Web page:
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Windows power plan settings explorer utility

Discussion in 'Operating Systems' started by mbk1969, Aug 3, 2017.

  1. chros

    chros Member

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    First of all, thanks for thinking with me!

    Yes, thanks I know that. Ryzen 5 2600 has 3 P-States: with max set at 100% it uses the max available state (<=3.4GHz), and by setting it to 99% it's forced to use the state below (<=2.8GHz, and it's enough for me); the next (and last) percentage value is 81% (~ <=1.6GHz).

    Thanks, I didn't know that. Although I noticed that Ryzen-balanced plan turns off core parking.

    Hmm, I'll play with it then. :)


    OK, but only for "performance increase policy" not "performance decrease policy" (the latter works the other way around).

    That's what I thought, thanks for the confirmation.

    Hmm, although I don't think this works this way.
    Increase threshold: "Specify the upper busy threshold that must be met before increasing the processor's performance state (in percentage)."
    Decrease threshold: "Specify the lower busy threshold that must be met before decreasing the processor's performance state (in percentage)."

    The defaults for these 2 in % are (e.g. diff between HighPerf plan is only 20):
    - increase: Saver: 90, Balanced: 60, High: 30, Ryzen: 25, mine: 80
    - decrease: Saver: 60, Balanced: 20, High+Ryzen: 10, mine: 40

    This is how it works (at least how I understand it):
    - increase: a given state has to reach the specified utilisation to be allowed to enter a higher state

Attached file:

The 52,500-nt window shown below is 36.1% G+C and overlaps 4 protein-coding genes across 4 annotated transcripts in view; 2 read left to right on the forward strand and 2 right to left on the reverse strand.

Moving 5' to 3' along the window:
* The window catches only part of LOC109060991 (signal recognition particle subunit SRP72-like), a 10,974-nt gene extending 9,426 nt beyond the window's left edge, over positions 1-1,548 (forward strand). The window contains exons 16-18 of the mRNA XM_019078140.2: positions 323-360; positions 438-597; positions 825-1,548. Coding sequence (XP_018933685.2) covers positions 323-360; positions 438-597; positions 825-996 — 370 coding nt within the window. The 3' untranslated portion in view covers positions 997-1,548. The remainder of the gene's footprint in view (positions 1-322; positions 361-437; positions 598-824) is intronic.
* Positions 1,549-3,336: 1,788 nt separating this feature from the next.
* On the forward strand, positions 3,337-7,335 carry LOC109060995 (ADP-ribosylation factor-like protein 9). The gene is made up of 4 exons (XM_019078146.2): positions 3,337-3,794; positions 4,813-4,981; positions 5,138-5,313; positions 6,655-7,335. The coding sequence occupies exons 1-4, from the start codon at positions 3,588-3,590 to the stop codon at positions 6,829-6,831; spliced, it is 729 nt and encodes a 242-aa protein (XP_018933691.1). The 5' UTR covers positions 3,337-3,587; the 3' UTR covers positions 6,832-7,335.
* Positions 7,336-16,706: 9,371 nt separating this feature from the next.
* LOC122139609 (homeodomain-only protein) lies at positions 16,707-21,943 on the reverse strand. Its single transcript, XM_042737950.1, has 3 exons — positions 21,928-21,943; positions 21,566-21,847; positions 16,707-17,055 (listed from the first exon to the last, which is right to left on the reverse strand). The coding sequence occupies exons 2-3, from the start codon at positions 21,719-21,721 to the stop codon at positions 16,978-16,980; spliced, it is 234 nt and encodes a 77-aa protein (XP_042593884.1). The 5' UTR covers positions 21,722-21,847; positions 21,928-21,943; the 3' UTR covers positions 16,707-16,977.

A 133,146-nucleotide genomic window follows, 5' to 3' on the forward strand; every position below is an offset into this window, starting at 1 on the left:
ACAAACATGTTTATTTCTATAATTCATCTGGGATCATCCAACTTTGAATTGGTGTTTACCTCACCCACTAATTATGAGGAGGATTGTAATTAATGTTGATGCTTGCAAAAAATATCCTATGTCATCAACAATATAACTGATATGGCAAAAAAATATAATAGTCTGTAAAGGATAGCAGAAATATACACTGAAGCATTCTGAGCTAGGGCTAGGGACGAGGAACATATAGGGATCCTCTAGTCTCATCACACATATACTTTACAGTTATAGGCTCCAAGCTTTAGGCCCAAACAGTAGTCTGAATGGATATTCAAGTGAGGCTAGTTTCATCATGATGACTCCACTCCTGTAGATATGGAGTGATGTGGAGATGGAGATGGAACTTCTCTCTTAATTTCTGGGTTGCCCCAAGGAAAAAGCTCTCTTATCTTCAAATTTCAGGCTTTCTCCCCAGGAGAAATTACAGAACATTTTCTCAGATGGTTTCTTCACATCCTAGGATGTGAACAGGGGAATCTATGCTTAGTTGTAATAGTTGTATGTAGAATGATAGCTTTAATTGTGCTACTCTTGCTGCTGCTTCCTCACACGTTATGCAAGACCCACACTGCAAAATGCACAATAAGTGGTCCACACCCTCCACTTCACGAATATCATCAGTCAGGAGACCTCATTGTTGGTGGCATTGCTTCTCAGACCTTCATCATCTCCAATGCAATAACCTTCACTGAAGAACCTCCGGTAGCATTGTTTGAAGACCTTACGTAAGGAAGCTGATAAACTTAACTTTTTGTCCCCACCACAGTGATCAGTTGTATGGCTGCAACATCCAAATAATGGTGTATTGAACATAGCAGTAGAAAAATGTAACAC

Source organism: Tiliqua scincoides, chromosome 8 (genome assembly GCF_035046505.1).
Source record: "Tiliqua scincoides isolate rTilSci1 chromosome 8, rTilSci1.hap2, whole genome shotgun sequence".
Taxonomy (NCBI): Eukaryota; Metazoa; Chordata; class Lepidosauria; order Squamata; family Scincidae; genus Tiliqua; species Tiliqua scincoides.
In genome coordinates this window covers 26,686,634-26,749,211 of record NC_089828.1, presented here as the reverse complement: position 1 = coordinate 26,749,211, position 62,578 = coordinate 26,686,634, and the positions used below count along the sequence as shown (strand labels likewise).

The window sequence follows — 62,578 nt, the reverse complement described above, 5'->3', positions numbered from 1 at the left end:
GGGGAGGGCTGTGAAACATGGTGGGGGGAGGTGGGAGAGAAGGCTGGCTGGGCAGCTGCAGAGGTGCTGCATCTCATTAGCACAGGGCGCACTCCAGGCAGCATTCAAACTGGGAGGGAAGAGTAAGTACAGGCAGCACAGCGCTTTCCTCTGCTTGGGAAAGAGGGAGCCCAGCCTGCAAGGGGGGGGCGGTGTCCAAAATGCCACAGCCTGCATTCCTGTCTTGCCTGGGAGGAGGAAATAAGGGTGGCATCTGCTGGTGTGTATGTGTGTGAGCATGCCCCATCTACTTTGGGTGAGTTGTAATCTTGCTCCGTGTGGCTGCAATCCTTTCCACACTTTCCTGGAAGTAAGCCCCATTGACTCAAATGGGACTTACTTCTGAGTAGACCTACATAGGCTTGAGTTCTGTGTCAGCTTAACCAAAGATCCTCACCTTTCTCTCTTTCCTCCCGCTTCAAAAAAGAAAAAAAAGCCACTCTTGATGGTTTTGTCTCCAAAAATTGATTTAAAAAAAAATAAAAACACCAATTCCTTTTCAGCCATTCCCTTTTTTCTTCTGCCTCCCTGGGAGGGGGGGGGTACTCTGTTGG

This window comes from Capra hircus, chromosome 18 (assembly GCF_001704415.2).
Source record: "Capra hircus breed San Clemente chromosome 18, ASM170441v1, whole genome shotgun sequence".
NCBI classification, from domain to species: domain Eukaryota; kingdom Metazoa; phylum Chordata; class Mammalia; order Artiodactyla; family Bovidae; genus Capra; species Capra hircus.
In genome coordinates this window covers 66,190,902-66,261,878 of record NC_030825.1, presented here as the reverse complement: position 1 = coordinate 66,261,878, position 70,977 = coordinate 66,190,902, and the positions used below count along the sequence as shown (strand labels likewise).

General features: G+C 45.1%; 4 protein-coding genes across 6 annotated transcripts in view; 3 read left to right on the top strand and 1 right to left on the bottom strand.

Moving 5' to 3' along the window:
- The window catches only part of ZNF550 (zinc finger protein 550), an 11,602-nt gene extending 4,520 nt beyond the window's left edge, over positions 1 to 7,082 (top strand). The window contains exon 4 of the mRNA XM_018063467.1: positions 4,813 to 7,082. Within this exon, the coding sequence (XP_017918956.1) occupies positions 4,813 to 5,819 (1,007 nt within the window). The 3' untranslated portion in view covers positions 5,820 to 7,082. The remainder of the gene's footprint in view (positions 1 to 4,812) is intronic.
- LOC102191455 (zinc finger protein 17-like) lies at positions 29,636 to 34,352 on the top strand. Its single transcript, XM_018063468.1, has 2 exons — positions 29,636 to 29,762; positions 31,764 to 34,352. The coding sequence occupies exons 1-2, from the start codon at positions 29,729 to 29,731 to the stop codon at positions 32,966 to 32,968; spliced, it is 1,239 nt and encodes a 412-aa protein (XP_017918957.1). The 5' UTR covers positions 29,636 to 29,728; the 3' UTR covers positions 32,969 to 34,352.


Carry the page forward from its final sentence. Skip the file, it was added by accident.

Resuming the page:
- decrease: a given state has to drop down to the specified utilisation to be allowed to enter a lower state

    Thanks for mentioning, I left out this one for whatever reason.

    That is I wanted to achieve with my settings (apart from the idle check), I used:
    - 30ms for "performance time check interval"
    - 2 perf checks for "performance increase time": meaning 2*30 = 60ms
    - 1 perf checks for "performance decrease time": meaning 1*30 = 30ms

    At least this is how I understand how it works (I can be wrong with this one).
     
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  2. mbk1969

    mbk1969 Ancient Guru

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    You can test that yourself. Download this archive
    http://www.mediafire.com/file/drkkxqeiyiafafq/pwrtest.zip/file
    It contains two versions of PwrTest - test utility from Windows Driver Kit - for Win7 and for Win10 (17134).
    Execute in elevated command prompt:

    Code:
    pwrtest.exe /info:ppm /p:1 > ppm.txt
    - that will create report file "ppm.txt" with both P-states and C-states supported by CPU.
    Here is the report for CPU in one of my work rigs:
    Code:
    InstanceName: ACPI\GenuineIntel_-_Intel64_Family_6_Model_76_-_______Intel(R)_Celeron(R)_CPU__J3160__@_1.60GHz\_2_0